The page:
When Sport Psychology Consulting Is a Means to an End(ing): Roles and Agendas When Helping Athletes Leave Their Sports
Van Raalte, Judy L and Andersen, Mark B (2007) When Sport Psychology Consulting Is a Means to an End(ing): Roles and Agendas When Helping Athletes Leave Their Sports. The Sport Psychologist, 21 (2). pp. 227-242. ISSN 0888-4781Full text for this resource is not available from the Research Repository.
The authors focus on many of the complex issues that sport psychologists face when working with athletes through the process of leaving sport. They briefly review the literature on career termination to serve as a foundation for a discussion of the effects that an athlete’s career termination can have on teammates, family, and the self. The authors also explore the issue of bias and prejudice. People intimately involved in sport (sport psychologists included) often have a prejudice toward sport relative to other possible activities or goals. This bias might influence how sport psychologists listen to, interpret, and formulate athlete cases. Case examples are used to highlight the difficulties of identifying career-termination concerns and the professional and personal tensions that come with making sport career changes. With care, sport psychologists can manage career termination and related issues and effectively address the health and happiness of the athletes they serve.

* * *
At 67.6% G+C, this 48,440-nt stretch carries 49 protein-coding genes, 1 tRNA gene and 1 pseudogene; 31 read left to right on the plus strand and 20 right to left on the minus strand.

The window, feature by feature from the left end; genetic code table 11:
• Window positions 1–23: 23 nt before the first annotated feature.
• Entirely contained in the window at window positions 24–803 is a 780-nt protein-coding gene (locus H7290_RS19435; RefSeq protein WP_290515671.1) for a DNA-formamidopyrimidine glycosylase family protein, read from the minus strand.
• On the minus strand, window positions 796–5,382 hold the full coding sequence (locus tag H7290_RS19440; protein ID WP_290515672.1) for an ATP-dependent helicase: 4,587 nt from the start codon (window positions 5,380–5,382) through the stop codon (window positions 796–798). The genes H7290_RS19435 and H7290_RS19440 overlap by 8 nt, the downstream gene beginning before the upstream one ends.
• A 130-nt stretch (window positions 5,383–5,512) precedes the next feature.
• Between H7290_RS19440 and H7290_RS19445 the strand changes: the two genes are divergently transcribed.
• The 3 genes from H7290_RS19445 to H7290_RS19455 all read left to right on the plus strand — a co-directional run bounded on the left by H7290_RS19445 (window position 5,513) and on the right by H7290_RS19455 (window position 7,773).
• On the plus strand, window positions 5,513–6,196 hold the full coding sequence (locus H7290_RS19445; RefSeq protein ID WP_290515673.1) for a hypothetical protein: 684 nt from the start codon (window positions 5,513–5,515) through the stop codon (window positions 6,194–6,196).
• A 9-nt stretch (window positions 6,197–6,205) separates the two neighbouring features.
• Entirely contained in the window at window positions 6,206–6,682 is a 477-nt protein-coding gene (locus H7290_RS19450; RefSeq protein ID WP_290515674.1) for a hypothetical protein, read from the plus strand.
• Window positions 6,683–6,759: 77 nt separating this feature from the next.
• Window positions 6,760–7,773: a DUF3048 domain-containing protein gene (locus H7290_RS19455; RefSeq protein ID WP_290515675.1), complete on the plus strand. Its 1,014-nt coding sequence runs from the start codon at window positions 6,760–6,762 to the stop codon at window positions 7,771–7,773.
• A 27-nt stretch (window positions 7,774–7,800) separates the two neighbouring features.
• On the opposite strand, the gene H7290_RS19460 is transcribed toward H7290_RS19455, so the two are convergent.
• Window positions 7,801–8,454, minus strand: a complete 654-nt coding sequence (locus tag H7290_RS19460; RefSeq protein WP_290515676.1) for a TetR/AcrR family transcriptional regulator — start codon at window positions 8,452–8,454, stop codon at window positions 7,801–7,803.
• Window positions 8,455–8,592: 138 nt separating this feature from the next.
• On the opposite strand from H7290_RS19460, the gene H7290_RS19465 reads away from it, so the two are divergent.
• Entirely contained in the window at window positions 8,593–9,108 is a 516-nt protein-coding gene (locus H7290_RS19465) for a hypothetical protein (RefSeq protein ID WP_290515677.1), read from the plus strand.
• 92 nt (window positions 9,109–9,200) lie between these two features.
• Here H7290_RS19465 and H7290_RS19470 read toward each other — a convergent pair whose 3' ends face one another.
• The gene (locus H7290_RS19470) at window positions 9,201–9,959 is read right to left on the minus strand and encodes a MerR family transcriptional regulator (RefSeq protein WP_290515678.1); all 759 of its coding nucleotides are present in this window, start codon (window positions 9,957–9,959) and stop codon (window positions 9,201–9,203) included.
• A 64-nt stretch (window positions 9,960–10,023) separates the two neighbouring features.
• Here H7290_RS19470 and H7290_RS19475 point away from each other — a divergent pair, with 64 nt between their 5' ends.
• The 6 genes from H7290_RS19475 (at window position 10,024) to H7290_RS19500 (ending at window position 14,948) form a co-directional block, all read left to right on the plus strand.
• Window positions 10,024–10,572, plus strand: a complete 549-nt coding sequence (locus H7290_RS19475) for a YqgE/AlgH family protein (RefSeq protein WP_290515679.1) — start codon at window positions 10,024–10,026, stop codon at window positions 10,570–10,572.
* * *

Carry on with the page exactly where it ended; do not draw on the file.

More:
|Uncontrolled Keywords:||ResPubID12753, sport career changes, athlete’s career termination, effects on teammates, family, and self, identifying career-termination concerns, professional and personal tensions|
|Subjects:||Faculty/School/Research Centre/Department > Centre for Ageing, Rehabilitation, Exercise & Sport Science (CARES)
FOR Classification > 1701 Psychology
|Date Deposited:||11 May 2012 01:35|
|Last Modified:||11 May 2012 01:35|
|ePrint Statistics:||View download statistics for this item|
|Citations in Scopus:||3 - View on Scopus|
Repository staff only